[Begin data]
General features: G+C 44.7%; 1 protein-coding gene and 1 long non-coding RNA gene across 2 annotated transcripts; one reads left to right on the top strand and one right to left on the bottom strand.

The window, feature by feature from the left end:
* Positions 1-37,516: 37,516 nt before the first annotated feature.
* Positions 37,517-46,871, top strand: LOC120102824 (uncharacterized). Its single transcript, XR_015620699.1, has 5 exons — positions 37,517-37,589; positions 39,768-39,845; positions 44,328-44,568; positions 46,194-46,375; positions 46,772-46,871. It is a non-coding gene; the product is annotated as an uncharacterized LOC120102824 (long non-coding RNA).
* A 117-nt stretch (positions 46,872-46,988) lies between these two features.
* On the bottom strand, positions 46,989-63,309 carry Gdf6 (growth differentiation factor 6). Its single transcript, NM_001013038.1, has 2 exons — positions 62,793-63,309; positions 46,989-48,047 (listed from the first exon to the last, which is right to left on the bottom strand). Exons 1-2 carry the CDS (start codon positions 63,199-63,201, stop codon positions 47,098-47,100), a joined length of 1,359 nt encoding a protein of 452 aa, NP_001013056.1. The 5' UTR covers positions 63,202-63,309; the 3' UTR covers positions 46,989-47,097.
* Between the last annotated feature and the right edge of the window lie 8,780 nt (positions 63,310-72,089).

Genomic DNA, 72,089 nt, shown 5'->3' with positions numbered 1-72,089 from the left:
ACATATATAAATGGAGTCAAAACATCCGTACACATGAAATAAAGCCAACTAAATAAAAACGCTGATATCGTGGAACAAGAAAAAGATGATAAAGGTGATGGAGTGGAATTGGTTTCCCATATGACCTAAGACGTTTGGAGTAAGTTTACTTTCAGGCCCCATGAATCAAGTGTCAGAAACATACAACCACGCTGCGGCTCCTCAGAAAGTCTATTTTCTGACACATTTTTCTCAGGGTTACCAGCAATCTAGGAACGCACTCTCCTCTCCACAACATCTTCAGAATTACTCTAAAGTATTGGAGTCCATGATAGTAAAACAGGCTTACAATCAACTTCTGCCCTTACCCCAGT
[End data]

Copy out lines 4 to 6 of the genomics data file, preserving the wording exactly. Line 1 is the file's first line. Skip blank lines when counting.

* Positions 37,517-46,871, top strand: LOC120102824 (uncharacterized). Its single transcript, XR_015620699.1, has 5 exons — positions 37,517-37,589; positions 39,768-39,845; positions 44,328-44,568; positions 46,194-46,375; positions 46,772-46,871. It is a non-coding gene; the product is annotated as an uncharacterized LOC120102824 (long non-coding RNA).
* A 117-nt stretch (positions 46,872-46,988) lies between these two features.
* On the bottom strand, positions 46,989-63,309 carry Gdf6 (growth differentiation factor 6). Its single transcript, NM_001013038.1, has 2 exons — positions 62,793-63,309; positions 46,989-48,047 (listed from the first exon to the last, which is right to left on the bottom strand). Exons 1-2 carry the CDS (start codon positions 63,199-63,201, stop codon positions 47,098-47,100), a joined length of 1,359 nt encoding a protein of 452 aa, NP_001013056.1. The 5' UTR covers positions 63,202-63,309; the 3' UTR covers positions 46,989-47,097.